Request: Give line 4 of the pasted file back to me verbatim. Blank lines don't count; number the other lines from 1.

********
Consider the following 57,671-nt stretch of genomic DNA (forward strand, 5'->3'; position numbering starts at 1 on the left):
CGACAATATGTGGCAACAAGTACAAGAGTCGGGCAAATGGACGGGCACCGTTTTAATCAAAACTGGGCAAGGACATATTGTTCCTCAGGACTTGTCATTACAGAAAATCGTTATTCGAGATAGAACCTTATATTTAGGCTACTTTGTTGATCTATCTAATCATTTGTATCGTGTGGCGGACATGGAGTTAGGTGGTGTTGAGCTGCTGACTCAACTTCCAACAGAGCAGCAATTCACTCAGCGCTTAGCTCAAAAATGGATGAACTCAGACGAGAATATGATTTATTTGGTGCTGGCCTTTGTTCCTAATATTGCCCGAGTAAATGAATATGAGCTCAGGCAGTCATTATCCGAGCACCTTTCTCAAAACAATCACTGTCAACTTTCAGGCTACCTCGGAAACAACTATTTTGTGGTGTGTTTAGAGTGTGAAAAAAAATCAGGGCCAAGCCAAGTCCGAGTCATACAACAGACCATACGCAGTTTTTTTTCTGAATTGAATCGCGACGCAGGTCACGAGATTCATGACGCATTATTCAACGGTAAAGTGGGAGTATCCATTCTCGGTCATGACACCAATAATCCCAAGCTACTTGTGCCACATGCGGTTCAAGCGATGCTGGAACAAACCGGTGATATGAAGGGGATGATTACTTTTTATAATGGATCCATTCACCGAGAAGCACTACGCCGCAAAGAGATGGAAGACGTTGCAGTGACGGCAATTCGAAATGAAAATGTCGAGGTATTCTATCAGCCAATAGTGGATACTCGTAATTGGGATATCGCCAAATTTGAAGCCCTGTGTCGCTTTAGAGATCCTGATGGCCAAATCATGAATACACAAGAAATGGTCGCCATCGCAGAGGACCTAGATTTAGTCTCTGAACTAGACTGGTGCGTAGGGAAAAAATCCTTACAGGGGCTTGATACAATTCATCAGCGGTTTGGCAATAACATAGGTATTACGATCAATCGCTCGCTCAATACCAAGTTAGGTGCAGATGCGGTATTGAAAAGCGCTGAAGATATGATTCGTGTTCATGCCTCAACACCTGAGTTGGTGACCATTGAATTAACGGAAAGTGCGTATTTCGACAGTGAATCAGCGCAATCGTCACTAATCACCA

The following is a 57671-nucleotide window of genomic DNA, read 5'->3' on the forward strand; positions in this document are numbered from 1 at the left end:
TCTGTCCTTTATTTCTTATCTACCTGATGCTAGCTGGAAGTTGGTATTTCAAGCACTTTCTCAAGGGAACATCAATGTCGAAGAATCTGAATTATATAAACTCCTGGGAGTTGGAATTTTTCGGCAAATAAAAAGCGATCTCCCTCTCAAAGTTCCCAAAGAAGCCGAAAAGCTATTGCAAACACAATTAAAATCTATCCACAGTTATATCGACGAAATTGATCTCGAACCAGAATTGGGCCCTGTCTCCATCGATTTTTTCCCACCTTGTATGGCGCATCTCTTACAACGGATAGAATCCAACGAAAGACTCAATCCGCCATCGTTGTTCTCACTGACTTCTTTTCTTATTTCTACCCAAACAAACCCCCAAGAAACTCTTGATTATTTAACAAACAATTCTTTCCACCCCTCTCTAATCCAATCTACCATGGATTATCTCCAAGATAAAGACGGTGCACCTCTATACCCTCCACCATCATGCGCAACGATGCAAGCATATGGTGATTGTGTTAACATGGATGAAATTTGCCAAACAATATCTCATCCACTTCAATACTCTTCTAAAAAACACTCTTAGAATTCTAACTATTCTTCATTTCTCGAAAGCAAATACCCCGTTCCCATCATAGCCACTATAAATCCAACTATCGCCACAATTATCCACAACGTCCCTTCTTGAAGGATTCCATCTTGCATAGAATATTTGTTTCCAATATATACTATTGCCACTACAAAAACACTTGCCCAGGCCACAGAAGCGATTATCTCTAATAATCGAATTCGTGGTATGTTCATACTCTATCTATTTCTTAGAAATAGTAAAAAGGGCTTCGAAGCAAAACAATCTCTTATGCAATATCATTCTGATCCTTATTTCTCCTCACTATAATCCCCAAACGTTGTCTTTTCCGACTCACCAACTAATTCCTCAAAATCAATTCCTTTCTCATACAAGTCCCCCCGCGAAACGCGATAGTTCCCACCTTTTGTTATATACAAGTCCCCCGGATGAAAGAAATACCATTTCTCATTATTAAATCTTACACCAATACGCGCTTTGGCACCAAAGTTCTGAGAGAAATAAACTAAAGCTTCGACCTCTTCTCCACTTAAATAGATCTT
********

TCTGTCCTTTATTTCTTATCTACCTGATGCTAGCTGGAAGTTGGTATTTCAAGCACTTTCTCAAGGGAACATCAATGTCGAAGAATCTGAATTATATAAACTCCTGGGAGTTGGAATTTTTCGGCAAATAAAAAGCGATCTCCCTCTCAAAGTTCCCAAAGAAGCCGAAAAGCTATTGCAAACACAATTAAAATCTATCCACAGTTATATCGACGAAATTGATCTCGAACCAGAATTGGGCCCTGTCTCCATCGATTTTTTCCCACCTTGTATGGCGCATCTCTTACAACGGATAGAATCCAACGAAAGACTCAATCCGCCATCGTTGTTCTCACTGACTTCTTTTCTTATTTCTACCCAAACAAACCCCCAAGAAACTCTTGATTATTTAACAAACAATTCTTTCCACCCCTCTCTAATCCAATCTACCATGGATTATCTCCAAGATAAAGACGGTGCACCTCTATACCCTCCACCATCATGCGCAACGATGCAAGCATATGGTGATTGTGTTAACATGGATGAAATTTGCCAAACAATATCTCATCCACTTCAATACTCTTCTAAAAAACACTCTTAGAATTCTAACTATTCTTCATTTCTCGAAAGCAAATACCCCGTTCCCATCATAGCCACTATAAATCCAACTATCGCCACAATTATCCACAACGTCCCTTCTTGAAGGATTCCATCTTGCATAGAATATTTGTTTCCAATATATACTATTGCCACTACAAAAACACTTGCCCAGGCCACAGAAGCGATTATCTCTAATAATCGAATTCGTGGTATGTTCATACTCTATCTATTTCTTAGAAATAGTAAAAAGGGCTTCGAAGCAAAACAATCTCTTATGCAATATCATTCTGATCCTTATTTCTCCTCACTATAATCCCCAAACGTTGTCTTTTCCGACTCACCAACTAATTCCTCAAAATCAATTCCTTTCTCATACAAGTCCCCCCGCGAAACGCGATAGTTCCCACCTTTTGTTATATACAAGTCCCCCGGATGAAAGAAATACCATTTCTCATTATTAAATCTTACACCAATACGCGCTTTGGCACCAAAGTTCTGAGAGAAATAAACTAAAGCTTCGACCTCTTCTCCACTTAAATAGATCTT